CURRENT LIAT WORKERS SAY THEY ARE NO BETTER OFF THAN SEVERED COLLEAGUES SINCE GOV’T HAS SPENT $40 MILLION LOAN OTHERWISE
Current LIAT workers say they are no less disgruntled with the Government than their colleagues who were severed last year.
Staff who retained their jobs during the lockdown brought on by COVID-19 tell REAL News that their salary payments continue to be irregular and they are owed for two months at present.
They also complain that the company’s full-time employees are being discriminated against, since those persons working on contract are paid on a timely basis.
Reportedly, funds generated by LIAT’s flight operations are earmarked for “contract salaries,” while the other class of workers must wait on Government subventions in order to be paid.
The workers say they expected that the $40 million from Venezuela – borrowed by the Gaston Browne Administration expressly to refinance LIAT’s operations – would have been pumped into the airline, giving them greater financial stability.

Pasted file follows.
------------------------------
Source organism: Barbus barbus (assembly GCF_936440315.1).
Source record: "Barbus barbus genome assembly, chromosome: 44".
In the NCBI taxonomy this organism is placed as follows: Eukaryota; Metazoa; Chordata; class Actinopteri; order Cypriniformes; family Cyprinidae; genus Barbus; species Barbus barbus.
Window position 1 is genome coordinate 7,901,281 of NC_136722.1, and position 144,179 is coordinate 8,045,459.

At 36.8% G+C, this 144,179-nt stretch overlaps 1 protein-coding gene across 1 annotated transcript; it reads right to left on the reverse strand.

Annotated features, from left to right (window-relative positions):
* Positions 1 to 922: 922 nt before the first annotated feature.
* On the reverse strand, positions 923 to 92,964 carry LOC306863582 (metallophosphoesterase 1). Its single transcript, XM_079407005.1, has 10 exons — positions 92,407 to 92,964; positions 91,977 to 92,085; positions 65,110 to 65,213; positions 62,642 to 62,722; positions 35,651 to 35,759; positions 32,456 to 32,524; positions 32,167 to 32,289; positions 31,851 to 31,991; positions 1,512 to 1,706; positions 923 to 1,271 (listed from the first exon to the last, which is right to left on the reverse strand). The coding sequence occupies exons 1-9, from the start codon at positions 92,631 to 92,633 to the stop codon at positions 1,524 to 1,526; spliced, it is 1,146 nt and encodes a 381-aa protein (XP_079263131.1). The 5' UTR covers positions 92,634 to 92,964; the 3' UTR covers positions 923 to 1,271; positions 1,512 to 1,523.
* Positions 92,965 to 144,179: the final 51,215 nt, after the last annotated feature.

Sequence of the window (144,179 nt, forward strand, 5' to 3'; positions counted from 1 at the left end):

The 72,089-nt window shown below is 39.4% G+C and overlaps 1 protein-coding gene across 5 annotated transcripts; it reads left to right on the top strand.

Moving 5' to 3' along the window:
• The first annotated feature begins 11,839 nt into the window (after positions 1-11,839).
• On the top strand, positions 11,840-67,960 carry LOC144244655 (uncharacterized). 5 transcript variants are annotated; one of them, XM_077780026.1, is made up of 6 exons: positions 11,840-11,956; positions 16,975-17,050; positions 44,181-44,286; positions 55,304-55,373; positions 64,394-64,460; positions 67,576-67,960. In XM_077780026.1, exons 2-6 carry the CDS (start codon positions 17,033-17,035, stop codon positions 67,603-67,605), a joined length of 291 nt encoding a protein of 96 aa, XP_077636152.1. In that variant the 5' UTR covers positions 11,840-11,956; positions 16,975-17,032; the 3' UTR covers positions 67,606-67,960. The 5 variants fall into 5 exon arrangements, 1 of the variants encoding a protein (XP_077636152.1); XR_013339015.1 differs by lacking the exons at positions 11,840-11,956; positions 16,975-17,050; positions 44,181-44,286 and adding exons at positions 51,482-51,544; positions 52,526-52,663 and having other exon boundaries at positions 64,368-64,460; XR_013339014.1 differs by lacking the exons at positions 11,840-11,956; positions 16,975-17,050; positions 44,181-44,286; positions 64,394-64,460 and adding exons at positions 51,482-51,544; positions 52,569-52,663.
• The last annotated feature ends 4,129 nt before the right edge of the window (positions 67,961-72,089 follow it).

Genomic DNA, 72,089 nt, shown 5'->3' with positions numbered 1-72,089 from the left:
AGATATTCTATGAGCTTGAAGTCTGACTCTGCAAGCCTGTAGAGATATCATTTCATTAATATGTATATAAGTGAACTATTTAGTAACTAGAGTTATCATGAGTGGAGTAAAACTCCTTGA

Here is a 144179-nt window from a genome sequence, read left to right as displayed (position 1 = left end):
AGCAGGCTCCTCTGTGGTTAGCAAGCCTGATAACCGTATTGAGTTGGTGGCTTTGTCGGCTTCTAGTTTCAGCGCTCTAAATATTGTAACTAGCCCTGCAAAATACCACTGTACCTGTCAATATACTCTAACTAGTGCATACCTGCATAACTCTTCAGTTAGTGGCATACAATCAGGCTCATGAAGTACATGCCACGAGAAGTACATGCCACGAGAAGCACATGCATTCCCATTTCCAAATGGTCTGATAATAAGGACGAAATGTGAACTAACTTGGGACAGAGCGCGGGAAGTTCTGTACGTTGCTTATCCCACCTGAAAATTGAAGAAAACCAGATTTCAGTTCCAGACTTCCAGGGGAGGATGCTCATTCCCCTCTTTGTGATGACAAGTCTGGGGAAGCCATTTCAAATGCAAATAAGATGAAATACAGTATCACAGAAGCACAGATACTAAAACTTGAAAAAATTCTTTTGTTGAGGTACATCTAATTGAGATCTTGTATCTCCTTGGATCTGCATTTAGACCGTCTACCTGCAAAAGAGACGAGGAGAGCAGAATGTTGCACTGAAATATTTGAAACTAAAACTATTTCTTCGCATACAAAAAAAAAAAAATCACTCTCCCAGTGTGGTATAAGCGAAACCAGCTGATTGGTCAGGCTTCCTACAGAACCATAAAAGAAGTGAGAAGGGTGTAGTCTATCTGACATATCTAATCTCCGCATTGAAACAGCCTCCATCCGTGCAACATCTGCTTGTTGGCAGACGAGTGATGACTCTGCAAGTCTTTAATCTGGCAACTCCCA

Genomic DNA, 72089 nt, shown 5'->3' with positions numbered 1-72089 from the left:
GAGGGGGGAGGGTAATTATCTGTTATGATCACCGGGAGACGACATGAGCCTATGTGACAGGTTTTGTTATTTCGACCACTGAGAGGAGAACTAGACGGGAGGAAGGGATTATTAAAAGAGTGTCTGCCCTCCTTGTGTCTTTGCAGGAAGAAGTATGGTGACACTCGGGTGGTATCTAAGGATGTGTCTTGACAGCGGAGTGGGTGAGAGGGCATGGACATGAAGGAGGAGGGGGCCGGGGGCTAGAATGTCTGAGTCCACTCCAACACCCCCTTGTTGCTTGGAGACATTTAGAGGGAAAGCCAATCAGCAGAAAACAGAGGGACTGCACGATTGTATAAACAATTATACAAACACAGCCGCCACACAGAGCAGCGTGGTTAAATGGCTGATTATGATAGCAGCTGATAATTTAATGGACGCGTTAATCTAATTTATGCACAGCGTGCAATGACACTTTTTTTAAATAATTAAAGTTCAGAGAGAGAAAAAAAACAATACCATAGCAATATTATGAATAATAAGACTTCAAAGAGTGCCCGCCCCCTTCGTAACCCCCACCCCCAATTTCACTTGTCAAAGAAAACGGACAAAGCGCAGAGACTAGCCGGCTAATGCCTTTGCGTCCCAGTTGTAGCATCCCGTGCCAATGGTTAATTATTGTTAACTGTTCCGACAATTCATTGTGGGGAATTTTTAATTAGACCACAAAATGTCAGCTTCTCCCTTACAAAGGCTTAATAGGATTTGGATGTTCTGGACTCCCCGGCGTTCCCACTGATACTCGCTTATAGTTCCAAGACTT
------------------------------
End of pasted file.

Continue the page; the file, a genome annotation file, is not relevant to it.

However, they tell REAL News that the loan funds have been spent – not on the carrier, but on the country’s routine expenses – and this was confirmed by Government sources.
On inquiry, they were first told that these funds were being reserved as Government’s contribution to the relaunch of LIAT – once a new investor was found.
To their knowledge, the staff say, several investors did, indeed, indicate an interest in taking on the ailing carrier. However, they would not agree to assume the responsibility for paying severance and other entitlements to the hundreds of terminated employees.
There was one potential investor who was willing to assume the liability, the sources tell REAL News, but this person wanted the Browne Administration to step out of the picture completely. Reportedly, the Prime Minister refused to do that.
Given the financial insecurity of their current position, the employees say they are hardly better off than their former co-workers who continue the wait to be paid off.
Many of these persons have 20 to 30 years equity in the company and, at best, will be paid only 50% of what they are owed. Browne, the Minister of Finance, has said, definitively, that no better offer will be made by the Government.